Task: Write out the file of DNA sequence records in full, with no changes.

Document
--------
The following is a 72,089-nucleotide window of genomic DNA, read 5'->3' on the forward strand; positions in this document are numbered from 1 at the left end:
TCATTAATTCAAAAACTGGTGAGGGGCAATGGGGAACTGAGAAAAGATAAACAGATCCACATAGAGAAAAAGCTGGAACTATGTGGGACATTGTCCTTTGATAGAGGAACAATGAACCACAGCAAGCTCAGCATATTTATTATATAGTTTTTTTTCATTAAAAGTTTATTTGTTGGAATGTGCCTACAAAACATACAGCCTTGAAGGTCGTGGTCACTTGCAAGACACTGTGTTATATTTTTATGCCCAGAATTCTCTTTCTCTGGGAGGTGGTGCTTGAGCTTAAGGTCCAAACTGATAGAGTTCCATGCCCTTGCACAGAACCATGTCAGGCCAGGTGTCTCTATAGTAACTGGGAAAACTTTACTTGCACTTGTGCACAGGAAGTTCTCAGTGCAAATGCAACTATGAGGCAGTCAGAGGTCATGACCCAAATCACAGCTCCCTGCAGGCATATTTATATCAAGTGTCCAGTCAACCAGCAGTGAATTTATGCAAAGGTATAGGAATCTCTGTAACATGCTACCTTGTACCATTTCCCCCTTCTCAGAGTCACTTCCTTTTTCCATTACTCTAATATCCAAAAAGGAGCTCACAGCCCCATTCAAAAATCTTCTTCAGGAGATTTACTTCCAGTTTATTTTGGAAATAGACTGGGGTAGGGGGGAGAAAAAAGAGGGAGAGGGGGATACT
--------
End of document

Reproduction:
The following is a 72,089-nucleotide window of genomic DNA, read 5'->3' on the forward strand; positions in this document are numbered from 1 at the left end:
TCATTAATTCAAAAACTGGTGAGGGGCAATGGGGAACTGAGAAAAGATAAACAGATCCACATAGAGAAAAAGCTGGAACTATGTGGGACATTGTCCTTTGATAGAGGAACAATGAACCACAGCAAGCTCAGCATATTTATTATATAGTTTTTTTTCATTAAAAGTTTATTTGTTGGAATGTGCCTACAAAACATACAGCCTTGAAGGTCGTGGTCACTTGCAAGACACTGTGTTATATTTTTATGCCCAGAATTCTCTTTCTCTGGGAGGTGGTGCTTGAGCTTAAGGTCCAAACTGATAGAGTTCCATGCCCTTGCACAGAACCATGTCAGGCCAGGTGTCTCTATAGTAACTGGGAAAACTTTACTTGCACTTGTGCACAGGAAGTTCTCAGTGCAAATGCAACTATGAGGCAGTCAGAGGTCATGACCCAAATCACAGCTCCCTGCAGGCATATTTATATCAAGTGTCCAGTCAACCAGCAGTGAATTTATGCAAAGGTATAGGAATCTCTGTAACATGCTACCTTGTACCATTTCCCCCTTCTCAGAGTCACTTCCTTTTTCCATTACTCTAATATCCAAAAAGGAGCTCACAGCCCCATTCAAAAATCTTCTTCAGGAGATTTACTTCCAGTTTATTTTGGAAATAGACTGGGGTAGGGGGGAGAAAAAAGAGGGAGAGGGGGATACT